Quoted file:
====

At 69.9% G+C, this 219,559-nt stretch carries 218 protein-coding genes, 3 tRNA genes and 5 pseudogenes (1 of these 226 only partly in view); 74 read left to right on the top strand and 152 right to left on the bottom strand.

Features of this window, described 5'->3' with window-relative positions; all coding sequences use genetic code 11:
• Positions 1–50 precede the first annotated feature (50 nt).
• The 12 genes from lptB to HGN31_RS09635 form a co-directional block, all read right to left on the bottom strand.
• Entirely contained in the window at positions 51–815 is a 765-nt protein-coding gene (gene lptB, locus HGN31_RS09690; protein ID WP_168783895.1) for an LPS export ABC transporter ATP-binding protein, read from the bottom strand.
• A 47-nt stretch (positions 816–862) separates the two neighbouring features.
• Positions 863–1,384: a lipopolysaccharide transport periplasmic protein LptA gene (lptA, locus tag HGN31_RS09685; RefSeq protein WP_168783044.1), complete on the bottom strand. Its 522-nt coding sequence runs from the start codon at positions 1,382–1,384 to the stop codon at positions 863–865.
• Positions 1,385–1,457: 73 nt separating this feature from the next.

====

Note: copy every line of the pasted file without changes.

At 69.9% G+C, this 219,559-nt stretch carries 218 protein-coding genes, 3 tRNA genes and 5 pseudogenes (1 of these 226 only partly in view); 74 read left to right on the top strand and 152 right to left on the bottom strand.

Features of this window, described 5'->3' with window-relative positions; all coding sequences use genetic code 11:
• Positions 1–50 precede the first annotated feature (50 nt).
• The 12 genes from lptB to HGN31_RS09635 form a co-directional block, all read right to left on the bottom strand.
• Entirely contained in the window at positions 51–815 is a 765-nt protein-coding gene (gene lptB, locus HGN31_RS09690; protein ID WP_168783895.1) for an LPS export ABC transporter ATP-binding protein, read from the bottom strand.
• A 47-nt stretch (positions 816–862) separates the two neighbouring features.
• Positions 863–1,384: a lipopolysaccharide transport periplasmic protein LptA gene (lptA, locus tag HGN31_RS09685; RefSeq protein WP_168783044.1), complete on the bottom strand. Its 522-nt coding sequence runs from the start codon at positions 1,382–1,384 to the stop codon at positions 863–865.
• Positions 1,385–1,457: 73 nt separating this feature from the next.